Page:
An Iraqi refugee girl from Mosul stands outside her family's tent at Khazir refugee camp outside Irbil, 217 miles (350 kilometers) north of Baghdad, Iraq. The militants' capture of Iraq's cities of Mosul and Tikrit makes their dream of a new Islamic state look more realistic. It already controlled a swath of eastern Syria along the Euphrates River, with a spottier presence extending further west nearly to Aleppo, Syria's largest city. In Raqqa, the biggest city it holds in Syria, it imposes taxes, rebuilds bridges and enforces the law - its strict version of Shariah
11/41 Iraqi refugees
Refugees queue to register at a temporary camp in northern Iraq
12/41 Syrian refugees
A young Syrian refugee stands near jerry cans used to collect water at Al-Zaatri refugee camp in the Jordanian city of Mafraq, near the border with Syria. The United Nations hopes that political talks between the warring sides in Syria will clinch local ceasefires to allow vital food and medicines to reach millions of civilians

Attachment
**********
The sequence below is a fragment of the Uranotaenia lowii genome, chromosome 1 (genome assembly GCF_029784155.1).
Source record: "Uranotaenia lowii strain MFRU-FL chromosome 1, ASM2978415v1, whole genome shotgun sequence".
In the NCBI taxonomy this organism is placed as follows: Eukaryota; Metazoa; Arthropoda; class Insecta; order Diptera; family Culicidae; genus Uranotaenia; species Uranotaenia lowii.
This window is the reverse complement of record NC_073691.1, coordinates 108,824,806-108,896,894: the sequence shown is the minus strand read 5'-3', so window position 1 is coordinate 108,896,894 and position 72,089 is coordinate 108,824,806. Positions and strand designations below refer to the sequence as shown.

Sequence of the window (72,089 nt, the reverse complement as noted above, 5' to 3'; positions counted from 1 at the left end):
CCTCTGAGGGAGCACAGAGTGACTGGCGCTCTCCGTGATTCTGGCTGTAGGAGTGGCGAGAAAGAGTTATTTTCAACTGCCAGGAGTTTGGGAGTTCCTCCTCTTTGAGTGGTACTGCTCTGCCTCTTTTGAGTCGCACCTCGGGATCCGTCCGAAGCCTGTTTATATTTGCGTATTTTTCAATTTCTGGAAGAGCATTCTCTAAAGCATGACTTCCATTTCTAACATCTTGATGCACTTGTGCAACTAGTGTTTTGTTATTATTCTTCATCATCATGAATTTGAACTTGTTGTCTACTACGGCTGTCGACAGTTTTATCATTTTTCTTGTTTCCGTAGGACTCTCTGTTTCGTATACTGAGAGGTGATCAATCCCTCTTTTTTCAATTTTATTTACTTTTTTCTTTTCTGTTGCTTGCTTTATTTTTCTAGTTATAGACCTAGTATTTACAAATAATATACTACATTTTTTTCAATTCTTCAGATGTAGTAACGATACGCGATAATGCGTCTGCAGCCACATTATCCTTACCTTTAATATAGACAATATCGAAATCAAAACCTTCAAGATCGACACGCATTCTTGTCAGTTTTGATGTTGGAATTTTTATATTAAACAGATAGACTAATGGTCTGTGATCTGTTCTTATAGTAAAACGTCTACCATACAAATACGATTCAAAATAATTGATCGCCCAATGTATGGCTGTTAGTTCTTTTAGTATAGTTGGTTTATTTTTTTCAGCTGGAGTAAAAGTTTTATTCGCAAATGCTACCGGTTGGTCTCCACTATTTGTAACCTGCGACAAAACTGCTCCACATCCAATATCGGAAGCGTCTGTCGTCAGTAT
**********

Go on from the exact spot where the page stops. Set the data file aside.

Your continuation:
13/41 Syrian refugees
A child refugee from the northern province of Raqqa in Syria, reacts from the cold weather in a Syrian refugee camp beside the Lebanese border town of Arsal, in eastern Bekaa Valley
14/41 Syrian refugees
Boys help their father remove snow in front of their tent in the Azaz refugee camp
15/41 Syrian refugees
A Syrian refugee family from Aleppo crosses the Bosphorus from Uskudar to the European side of Istanbul
16/41 Syrian refugees
A child refugee stands next to a home constructed using a billboard in the settlement of Qab Elias in the Bekaa Valley, Lebanon
17/41 Syrian refugees